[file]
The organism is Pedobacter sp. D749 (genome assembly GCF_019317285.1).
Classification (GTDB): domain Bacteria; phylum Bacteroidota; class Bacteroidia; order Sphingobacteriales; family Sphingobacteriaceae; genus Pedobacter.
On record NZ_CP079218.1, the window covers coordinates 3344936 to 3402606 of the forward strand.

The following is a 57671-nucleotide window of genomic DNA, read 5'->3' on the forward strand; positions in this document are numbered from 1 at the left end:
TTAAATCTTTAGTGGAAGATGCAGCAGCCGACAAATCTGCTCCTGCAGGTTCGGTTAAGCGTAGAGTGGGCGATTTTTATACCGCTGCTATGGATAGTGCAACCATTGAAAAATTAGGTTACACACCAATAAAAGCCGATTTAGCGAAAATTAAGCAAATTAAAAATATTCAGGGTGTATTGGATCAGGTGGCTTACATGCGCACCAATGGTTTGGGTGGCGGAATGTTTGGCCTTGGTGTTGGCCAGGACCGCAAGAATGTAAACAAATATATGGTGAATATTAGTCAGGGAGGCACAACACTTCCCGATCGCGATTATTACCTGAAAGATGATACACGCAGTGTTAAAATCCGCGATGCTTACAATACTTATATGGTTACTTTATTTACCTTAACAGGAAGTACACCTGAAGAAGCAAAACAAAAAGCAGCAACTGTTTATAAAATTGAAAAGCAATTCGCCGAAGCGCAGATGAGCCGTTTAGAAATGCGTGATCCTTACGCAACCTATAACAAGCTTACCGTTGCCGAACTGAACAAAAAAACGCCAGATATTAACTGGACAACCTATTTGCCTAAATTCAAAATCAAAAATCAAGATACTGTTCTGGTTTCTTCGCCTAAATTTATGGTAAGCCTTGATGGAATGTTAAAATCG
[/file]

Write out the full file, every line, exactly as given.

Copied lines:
The organism is Pedobacter sp. D749 (genome assembly GCF_019317285.1).
Classification (GTDB): domain Bacteria; phylum Bacteroidota; class Bacteroidia; order Sphingobacteriales; family Sphingobacteriaceae; genus Pedobacter.
On record NZ_CP079218.1, the window covers coordinates 3344936 to 3402606 of the forward strand.

The following is a 57671-nucleotide window of genomic DNA, read 5'->3' on the forward strand; positions in this document are numbered from 1 at the left end:
TTAAATCTTTAGTGGAAGATGCAGCAGCCGACAAATCTGCTCCTGCAGGTTCGGTTAAGCGTAGAGTGGGCGATTTTTATACCGCTGCTATGGATAGTGCAACCATTGAAAAATTAGGTTACACACCAATAAAAGCCGATTTAGCGAAAATTAAGCAAATTAAAAATATTCAGGGTGTATTGGATCAGGTGGCTTACATGCGCACCAATGGTTTGGGTGGCGGAATGTTTGGCCTTGGTGTTGGCCAGGACCGCAAGAATGTAAACAAATATATGGTGAATATTAGTCAGGGAGGCACAACACTTCCCGATCGCGATTATTACCTGAAAGATGATACACGCAGTGTTAAAATCCGCGATGCTTACAATACTTATATGGTTACTTTATTTACCTTAACAGGAAGTACACCTGAAGAAGCAAAACAAAAAGCAGCAACTGTTTATAAAATTGAAAAGCAATTCGCCGAAGCGCAGATGAGCCGTTTAGAAATGCGTGATCCTTACGCAACCTATAACAAGCTTACCGTTGCCGAACTGAACAAAAAAACGCCAGATATTAACTGGACAACCTATTTGCCTAAATTCAAAATCAAAAATCAAGATACTGTTCTGGTTTCTTCGCCTAAATTTATGGTAAGCCTTGATGGAATGTTAAAATCG